Scott and his MSTMobile
can be quick to judge.
I realized this Sunday at Falls Lake as I
crossed a lengthy boardwalk leading to the footbridge over Little Lick
Creek. Normally, Lick Creek is maybe 12 to 15 feet across. But after a
good rain, like we’d had the past two days, the surrounding wetlands are
flooded. Hence, the lead-up boardwalk on this section of the
Mountains-to-Sea Trail in Durham County.
I heard a spectacular splash
and looked up to see a radiating circle of disturbed water about 25 yards
north of the bridge. At the base of the bridge, on a spit of land that
wasn’t submerged, stood a man holding loppers who also was checking out
the splash. Moments later the beaver slapped again.
“She’s mad at me,”
offered Gregory Scott. Undeservedly so.
Scott is one of the hundreds of
volunteers responsible for blazing and maintaining the Mountains-to-Sea
Trail, the 950-mile work-in-progress that will one day link Clingman’s
Dome on the Tennessee line with Jockey’s
Trotter taming the trail.
the Atlantic. About 550 miles of the MST have been completed, including
the 60-mile stretch along Falls Lake. Scott is responsible for maintaining
the 4.7-mile stretch, known as Section 15, between the Little Lick Creek
bridge and Cheek Road. Sunday morning, he was busy returning sticks to a
beaver lodge below the bridge, sticks that had been relocated to high
ground near the bridge, apparently to make a campfire. The mama beaver
seemed to misunderstand Scott’s intentions.
Ideally, section heads such
as Scott are asked to walk their stretch once a month, clearing the trail
of downed limbs and branches and picking up trash. They generally take
loppers to trim back growth. If they find something big, like a downed
tree, they call for backup (volunteers certified to chainsaw).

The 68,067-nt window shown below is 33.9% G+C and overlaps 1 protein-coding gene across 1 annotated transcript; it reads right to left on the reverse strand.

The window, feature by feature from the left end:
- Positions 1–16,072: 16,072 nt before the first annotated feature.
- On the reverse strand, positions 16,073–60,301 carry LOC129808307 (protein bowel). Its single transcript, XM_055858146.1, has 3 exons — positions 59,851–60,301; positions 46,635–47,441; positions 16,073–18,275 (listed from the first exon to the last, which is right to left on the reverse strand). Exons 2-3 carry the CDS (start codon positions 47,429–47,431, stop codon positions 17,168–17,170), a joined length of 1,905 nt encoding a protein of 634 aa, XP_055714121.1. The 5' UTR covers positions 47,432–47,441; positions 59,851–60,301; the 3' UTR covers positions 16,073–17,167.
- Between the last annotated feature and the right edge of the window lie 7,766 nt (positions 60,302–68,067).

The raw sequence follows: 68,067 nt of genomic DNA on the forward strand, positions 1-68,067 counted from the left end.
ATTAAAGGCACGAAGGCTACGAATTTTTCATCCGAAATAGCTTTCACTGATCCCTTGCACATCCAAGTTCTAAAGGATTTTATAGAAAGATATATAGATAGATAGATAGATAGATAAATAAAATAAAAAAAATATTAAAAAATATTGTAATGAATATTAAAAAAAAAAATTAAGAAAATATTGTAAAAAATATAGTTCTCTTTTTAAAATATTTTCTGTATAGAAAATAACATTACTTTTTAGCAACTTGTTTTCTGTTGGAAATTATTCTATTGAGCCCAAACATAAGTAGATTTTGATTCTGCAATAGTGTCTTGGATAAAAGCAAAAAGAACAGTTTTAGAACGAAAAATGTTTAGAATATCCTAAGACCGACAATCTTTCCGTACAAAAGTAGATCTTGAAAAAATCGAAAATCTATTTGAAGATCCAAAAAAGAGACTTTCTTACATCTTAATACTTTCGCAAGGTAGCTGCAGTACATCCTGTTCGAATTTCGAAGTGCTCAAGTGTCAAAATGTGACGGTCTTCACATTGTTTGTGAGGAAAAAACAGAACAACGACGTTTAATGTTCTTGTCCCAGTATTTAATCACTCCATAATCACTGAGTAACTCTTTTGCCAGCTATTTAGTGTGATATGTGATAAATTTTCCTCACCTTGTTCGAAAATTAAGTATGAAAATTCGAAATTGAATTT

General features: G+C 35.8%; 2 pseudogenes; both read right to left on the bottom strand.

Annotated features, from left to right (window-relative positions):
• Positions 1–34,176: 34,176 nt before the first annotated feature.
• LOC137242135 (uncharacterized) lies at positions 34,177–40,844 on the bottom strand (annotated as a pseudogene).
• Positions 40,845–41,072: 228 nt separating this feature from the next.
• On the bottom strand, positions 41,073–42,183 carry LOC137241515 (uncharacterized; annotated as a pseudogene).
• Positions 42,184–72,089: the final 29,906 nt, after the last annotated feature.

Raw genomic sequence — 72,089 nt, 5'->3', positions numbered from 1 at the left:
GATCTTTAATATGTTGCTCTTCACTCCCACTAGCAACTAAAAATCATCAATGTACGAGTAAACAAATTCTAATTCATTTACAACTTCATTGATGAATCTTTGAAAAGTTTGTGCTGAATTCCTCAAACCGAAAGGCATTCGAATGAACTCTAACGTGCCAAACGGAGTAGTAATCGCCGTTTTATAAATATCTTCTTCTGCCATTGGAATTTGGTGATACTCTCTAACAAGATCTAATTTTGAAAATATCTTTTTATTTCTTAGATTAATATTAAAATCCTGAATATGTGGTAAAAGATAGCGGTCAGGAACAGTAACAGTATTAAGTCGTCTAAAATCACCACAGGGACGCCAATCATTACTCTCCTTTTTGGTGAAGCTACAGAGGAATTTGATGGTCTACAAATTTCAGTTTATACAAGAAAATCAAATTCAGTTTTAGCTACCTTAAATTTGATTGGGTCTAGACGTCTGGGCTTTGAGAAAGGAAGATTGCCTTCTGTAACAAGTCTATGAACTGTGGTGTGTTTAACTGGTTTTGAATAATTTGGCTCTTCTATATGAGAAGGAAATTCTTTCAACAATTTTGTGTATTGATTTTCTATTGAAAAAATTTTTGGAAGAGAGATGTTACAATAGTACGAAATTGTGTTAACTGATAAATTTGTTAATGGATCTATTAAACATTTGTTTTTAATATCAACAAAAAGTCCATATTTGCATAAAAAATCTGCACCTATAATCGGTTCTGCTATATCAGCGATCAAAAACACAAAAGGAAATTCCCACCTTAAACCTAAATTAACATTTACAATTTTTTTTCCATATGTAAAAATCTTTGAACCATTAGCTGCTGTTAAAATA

told me he’s out patrolling his stretch of trail about every weekend. He’s
been volunteering with the Friends of the
Mountains-to-Sea Trail for longer than he can remember.
Longer, in fact, than he’d even known there was a Friends of the
If I was surprised to encounter a volunteer on
the trail, I shouldn’t have been. A couple hours later, on Section 16, I
encountered another lopper-bearing vol, Benjamin Trotter, and less than an
hour after that, Jon Cochran, newly appointed leader for Section 17.
Actually, the odds of running into an MST volunteer are pretty good. Last
year, 851 volunteers donated a total of 18,500 hours to trail development
and maintenance. Of those 851 volunteers, 37 gave 75
Cochran and his trail assistant.
more to the trail.
What do they get in return?
“I see individuals,
couples, dog walkers, groups — hiking groups,” says Scott, who is on a
first-name basis with some. “Sometimes I hear coyotes, a whole group of
them, yapping away.”
He pauses to take in the expansive view, a rarity
on the Mountains-to-Sea Trail, especially in the Piedmont.
“I love this
to the feel the love that Gregory Scott feels? The Friends of the
Mountains-to-Sea Trail is holding a volunteer workday on
Saturday, March 16, on Section 15 of the trail. Main item of business:
building a 24-foot bridge over a small creek. For more information, check
the Friends of the Mountains-to-Sea Trail Web
site, or call[masked]-9024.
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